The parallels with DeMille’s Wild Fire exist, but DeMille doesn’t sink nearly as deep in conspiracy-land as Alten does. Nor does DeMille risk tying his story with real-world figures. Here, though, characters have worked with Karl Rove, have defeated Hilary Clinton for the democratic presidential nomination, are named “McKuin” rather than “McCain”, and cite reams of supporting documentation whenever they meet.
And oh boy do they cite. Pages of citations. With figures, references and reminders of historical events that should be perfectly obvious to the two people having the conversation. The first half of The Shell Game is a dull recitation of a thesis on peak oil and the ways the oil industry has a stranglehold on American society. And if you’re still not satisfied by the in-text infodumps, then you’ll feast on the citations between chapters, the plainly didactic confessions of a Republican operative that are interleaved between segments, not to mention the foreword in which Alten explains that a good chunk of the novel is based on actual verifiable facts, and the afterword which provides citations for some of the novel’s concepts.
Desperate much for validation, ya think? No, it’s not enough for Alten to re-cast, much like DeMille did, the untenable “9/11 was an inside job” ideas into a future plot involving nuclear weapons. He also drags in a bunch of other conspiracy theories, from false vaccines that are actually injections of nanochip trackers to the involvement of the Saudi Arabian government in white slavery to yet another mention of the Promis super-snooper software. But when you start looking at the Alten’s sources at the back of the book, you quickly fall into a maze of unspecified “numerous sources”, untraceable “confidential sources” and a handful of books like Crossing the Rubicon that aren’t exactly unimpeachable. This novel isn’t just steeped in conspiracy theories, it’s so deep in them that they drown the actual story. By the time the actual plot unfolds, late in the novel’s second half, it’s too little too late: An explosive twist happens too late in the story to allow for reasonable dramatic development.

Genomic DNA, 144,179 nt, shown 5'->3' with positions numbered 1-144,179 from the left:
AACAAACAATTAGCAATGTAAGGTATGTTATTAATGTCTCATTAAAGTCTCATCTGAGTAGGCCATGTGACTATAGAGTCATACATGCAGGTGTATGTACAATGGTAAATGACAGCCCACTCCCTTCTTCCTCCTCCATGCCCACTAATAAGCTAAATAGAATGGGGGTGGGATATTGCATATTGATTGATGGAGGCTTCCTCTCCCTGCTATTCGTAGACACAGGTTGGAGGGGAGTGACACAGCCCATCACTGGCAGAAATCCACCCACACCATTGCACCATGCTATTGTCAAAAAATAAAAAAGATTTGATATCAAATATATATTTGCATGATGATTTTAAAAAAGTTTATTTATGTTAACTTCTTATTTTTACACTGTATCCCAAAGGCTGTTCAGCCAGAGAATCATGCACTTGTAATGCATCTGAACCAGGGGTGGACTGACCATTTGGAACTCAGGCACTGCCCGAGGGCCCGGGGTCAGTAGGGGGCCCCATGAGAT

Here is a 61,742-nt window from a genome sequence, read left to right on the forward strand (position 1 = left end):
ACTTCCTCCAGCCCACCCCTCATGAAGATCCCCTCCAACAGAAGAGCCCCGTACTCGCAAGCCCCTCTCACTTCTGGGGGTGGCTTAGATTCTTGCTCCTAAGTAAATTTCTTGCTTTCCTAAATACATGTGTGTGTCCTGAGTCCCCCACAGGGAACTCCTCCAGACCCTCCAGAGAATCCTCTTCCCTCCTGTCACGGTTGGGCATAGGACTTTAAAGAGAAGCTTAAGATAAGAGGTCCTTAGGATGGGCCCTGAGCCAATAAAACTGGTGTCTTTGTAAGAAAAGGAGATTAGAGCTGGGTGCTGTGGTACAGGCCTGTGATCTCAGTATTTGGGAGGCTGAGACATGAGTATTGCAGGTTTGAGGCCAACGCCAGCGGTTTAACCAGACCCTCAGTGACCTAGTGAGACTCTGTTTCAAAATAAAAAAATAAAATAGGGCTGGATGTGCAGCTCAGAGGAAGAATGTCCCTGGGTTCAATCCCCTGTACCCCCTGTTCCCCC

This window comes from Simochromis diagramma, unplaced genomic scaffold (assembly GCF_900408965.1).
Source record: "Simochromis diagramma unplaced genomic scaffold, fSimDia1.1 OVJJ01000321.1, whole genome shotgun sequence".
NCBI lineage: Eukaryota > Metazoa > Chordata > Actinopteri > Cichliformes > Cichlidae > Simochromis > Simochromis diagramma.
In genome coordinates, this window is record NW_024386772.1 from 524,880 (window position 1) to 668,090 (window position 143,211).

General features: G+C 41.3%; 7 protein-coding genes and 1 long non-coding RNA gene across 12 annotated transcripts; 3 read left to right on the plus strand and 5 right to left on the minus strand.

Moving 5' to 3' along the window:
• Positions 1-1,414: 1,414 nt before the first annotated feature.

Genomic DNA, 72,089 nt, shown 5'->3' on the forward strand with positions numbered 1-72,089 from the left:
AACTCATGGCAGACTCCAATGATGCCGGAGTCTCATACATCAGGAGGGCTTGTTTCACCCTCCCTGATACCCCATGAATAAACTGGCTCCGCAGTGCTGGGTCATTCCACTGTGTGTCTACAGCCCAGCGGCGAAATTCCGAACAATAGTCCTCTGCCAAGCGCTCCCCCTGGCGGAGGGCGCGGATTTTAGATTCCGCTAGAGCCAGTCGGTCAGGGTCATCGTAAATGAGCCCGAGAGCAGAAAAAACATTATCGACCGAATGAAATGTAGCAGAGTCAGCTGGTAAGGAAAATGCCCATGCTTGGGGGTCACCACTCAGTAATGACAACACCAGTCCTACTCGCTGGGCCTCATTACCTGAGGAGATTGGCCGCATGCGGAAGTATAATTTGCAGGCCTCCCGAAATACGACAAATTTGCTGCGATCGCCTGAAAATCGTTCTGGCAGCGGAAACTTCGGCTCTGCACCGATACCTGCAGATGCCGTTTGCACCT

The irony is that from a strictly ideological perspective, I’m probably not that far away from Alten himself: As a French-Canadian, I’m somewhere beyond the left edge of American mainstream politics, and I too have ground my teeth into dust during the eight years of the Bush administration. But as much as I enjoy the storytelling potential of conspiracy theories, I don’t make the mistake of using them as reasonable explanations for what’s going on in the world.